One reason why the Fed can’t raise rates
A lot is being written about the low interest rate environment in which we find ourselves. And rightly so: we would rank this as the number one most powerful force affecting asset prices today.
As for the reasons behind the interest rate dynamics we are seeing, there are many – including those related to demographics, technology and globalization. But there is another really simply reason why interest rates can’t increase on a sustained basis: indebtedness.
Take the United States, for example. At around 100 per cent government debt to GDP, this means that for every one per cent increase in interest rates, this equates over time to increased interest expense that needs to be funded by the annual budget – to the tune of one per cent of GDP. Said another way, this is akin to one per cent of negative fiscal stimulus.
The chart below was recently published by the Congressional Budget Office. It shows the annual budget of the US federal government, expressed as a percentage of GDP. The pink bars show the primary surplus/(deficit) which is the budget balance before the effect of interest. The green bars then show the net interest component – which, despite the low interest rate environment, is becoming more negative. Why? Because of the increased government borrowings required to fund the recent Trump tax cuts.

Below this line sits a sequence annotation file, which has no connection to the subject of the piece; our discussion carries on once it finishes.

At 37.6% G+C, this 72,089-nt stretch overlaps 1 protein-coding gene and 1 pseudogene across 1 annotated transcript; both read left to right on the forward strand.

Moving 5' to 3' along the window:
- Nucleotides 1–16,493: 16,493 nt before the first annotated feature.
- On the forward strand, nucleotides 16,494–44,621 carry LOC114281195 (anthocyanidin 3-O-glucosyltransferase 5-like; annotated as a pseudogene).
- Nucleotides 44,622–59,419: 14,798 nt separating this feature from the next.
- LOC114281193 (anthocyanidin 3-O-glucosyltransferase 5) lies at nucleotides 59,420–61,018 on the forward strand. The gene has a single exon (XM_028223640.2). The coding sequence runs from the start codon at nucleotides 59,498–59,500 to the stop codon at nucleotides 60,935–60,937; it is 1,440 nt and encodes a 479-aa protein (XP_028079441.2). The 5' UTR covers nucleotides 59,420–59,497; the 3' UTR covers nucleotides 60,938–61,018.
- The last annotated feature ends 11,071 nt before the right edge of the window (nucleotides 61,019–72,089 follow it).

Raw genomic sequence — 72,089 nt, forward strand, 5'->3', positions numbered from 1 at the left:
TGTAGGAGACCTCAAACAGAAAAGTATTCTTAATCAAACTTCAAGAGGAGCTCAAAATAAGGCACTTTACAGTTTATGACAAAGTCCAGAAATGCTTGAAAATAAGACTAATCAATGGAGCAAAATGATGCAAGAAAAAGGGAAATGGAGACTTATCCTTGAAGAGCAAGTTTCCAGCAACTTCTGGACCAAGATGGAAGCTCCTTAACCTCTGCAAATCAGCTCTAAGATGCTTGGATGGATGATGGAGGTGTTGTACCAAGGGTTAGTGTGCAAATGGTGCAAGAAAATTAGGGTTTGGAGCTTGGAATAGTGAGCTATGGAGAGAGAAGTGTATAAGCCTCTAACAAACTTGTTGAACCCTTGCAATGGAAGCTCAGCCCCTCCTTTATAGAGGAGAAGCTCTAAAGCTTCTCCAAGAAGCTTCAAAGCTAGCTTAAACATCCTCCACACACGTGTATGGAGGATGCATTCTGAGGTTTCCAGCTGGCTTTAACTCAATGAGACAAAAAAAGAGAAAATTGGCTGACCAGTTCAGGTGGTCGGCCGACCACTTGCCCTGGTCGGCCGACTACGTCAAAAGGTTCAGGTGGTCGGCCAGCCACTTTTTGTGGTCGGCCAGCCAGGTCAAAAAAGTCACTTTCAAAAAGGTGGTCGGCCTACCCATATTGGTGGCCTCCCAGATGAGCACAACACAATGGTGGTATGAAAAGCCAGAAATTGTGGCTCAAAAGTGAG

Should interest rates rise, the green bars would become significantly more negative – and the government may be forced to offset these with more positive pink bars. How do you make the pink bars positive? You raise taxes or cut government spending – both of which would damage growth and therefore push interest rates back down. Through this lens, the more that governments borrow, the more certain we can be that interest rates won’t rise.